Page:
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District Court Dismisses Putative FCRA Class Action For Lack Of Standing

The U.S. District Court for the Central District of California recently dismissed a putative class action alleging violations of the Fair Credit Reporting Act (“FCRA”), finding that the named plaintiff lacked standing to pursue her claims. Saltzbreg v. Home Depot, U.S.A., Inc., No. 17-cv-05798 (C.D. Cal. Oct. 18, 2017).

The Complaint

The plaintiff filed a class action complaint against Home Depot U.S.A. (“Home Depot”) alleging that it violated the FCRA by: (i) failing to provide a compliant disclosure notifying her that a background check would be conducted; and (ii) failing to obtain proper authorization before conducting the background check.

The plaintiff sought to represent a nationwide class of all persons who received Home Depot’s FCRA background check disclosure form during the five years preceding the filing of the complaint. Plaintiff claimed that, because this form included a liability waiver, it was not a standalone disclosure as required by FCRA.  Because the disclosure form was defective, plaintiff alleged, her authorization for the background check was invalid.  However, plaintiff did not allege that she was harmed as a result of her receipt of the allegedly non-compliant disclosure form.


The court dismissed the complaint for lack of subject matter jurisdiction, finding that the plaintiff did not allege that she suffered an injury-in-fact to confer Article III standing. Citing the U.S. Supreme Court’s decision in Spokeo, Inc. v. Robins, 136 S. Ct. 1540, 1549 (2016), the district court noted that the injury-in-fact requirement is not “automatically satisfie[d] … whenever a statute grants a person a statutory right and purports to authorize that person to sue to vindicate that right.”  Rather, Article III standing requires a concrete injury even in the context of a statutory violation.  The court concluded that merely asserting a violation of FCRA’s standalone disclosure requirement is insufficient without connecting it to a concrete injury.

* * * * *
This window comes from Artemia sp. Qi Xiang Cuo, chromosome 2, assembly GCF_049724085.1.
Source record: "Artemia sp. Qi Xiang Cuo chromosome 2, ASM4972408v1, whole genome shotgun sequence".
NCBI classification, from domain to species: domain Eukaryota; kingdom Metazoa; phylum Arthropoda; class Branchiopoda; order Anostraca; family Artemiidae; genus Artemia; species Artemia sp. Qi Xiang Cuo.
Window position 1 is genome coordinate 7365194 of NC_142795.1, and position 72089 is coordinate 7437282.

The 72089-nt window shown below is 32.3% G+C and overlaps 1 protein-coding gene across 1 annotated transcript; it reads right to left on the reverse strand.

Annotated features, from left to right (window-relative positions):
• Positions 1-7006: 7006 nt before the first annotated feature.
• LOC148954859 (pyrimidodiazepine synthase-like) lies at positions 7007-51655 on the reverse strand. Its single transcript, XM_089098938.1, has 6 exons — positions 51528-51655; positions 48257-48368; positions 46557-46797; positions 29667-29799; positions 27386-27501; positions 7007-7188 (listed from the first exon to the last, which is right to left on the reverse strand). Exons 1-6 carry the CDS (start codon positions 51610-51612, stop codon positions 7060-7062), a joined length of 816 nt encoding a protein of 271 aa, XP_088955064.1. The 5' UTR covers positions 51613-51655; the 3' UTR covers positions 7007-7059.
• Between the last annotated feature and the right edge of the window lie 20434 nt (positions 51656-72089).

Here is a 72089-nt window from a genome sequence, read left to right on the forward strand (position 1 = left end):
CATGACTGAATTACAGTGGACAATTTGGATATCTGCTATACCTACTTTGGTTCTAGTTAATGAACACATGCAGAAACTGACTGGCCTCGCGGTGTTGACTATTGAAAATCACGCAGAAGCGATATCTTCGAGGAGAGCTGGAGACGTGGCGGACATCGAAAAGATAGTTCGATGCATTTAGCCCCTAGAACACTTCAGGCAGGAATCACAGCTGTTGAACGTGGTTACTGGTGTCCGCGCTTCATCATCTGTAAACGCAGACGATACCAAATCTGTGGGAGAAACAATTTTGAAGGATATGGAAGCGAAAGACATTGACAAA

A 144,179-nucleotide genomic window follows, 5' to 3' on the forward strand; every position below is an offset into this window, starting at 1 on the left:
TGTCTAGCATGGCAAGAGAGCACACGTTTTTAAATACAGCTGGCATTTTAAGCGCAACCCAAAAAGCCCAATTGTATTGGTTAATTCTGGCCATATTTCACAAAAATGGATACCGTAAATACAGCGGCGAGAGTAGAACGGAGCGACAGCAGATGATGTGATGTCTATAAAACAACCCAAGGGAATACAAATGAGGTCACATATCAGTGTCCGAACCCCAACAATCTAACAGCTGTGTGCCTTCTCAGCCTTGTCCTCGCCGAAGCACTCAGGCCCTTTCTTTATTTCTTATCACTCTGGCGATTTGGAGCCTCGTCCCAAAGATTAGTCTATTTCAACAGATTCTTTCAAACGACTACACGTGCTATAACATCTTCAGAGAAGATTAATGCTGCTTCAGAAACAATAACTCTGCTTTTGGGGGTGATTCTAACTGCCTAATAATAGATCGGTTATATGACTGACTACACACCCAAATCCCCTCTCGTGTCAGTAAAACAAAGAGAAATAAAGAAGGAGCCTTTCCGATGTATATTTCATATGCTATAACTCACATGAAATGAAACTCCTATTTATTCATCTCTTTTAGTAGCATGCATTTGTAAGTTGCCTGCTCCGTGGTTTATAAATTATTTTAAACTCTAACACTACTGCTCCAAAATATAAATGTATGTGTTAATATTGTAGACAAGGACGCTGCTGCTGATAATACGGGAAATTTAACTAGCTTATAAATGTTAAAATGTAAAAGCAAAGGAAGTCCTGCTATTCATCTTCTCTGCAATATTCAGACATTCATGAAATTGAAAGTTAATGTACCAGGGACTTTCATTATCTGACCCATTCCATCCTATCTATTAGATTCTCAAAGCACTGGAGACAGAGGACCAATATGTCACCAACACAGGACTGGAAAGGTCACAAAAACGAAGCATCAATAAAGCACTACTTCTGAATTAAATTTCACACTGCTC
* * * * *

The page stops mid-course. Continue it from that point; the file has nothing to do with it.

This is another welcomed decision in the wake of Spokeo for employers defending FCRA class actions.  However, given the stiff penalties employers face under this statute, it still is prudent for employers to revisit their background check policies and documentation to ensure compliance with the FCRA and related state and local laws.

© 2020 Proskauer Rose LLP. National Law Review, Volume VII, Number 302


About this Author

Steven J Pearlman, Labor Employment Law Firm, Proskauer Law firm

Steven Pearlman is a partner in the Labor & Employment Law Department and co-head of the firm's Whistleblowing & Retaliation Group, resident in the Chicago office. Steven’s practice focuses on defending complex employment litigation involving claims of discrimination and harassment, wage-and-hour laws and breaches of restrictive covenants (e.g., non-competition agreements). He has successfully tried cases to verdict before judges and juries in Illinois, Florida and California, and defended what is reported to be the largest Illinois-only class action in the history of the U.S....

Edward C. Young, Proskauer Rose, Harassment Lawyer, Labor Rights Attorney

Edward C. Young is an associate in the Labor & Employment Law Department. He represents companies nationwide in a broad range of employment issues, including discrimination, retaliation and harassment claims under Title VII of the Civil Rights Act of 1964, the Age Discrimination in Employment Act and the Family Medical Leave Act, as well as other federal and state employment statutes and various common law torts. In addition, Eddie represents employers in trade secret matters and challenges to the independent contractor status of workers.

Prior to attending law school, Eddie earned his master’s degree in Human Resources and Industrial Relations from Loyola University while working for more than three years in the corporate human resources department of a national professional services firm. Eddie also served as a Coles Fellow with the Illinois Human Rights Commission.

Eddie is a co-author of “Discrimination Law Basics,” which was presented at the Practicing Law Institute’s Understanding Employment Law Conference in 2014.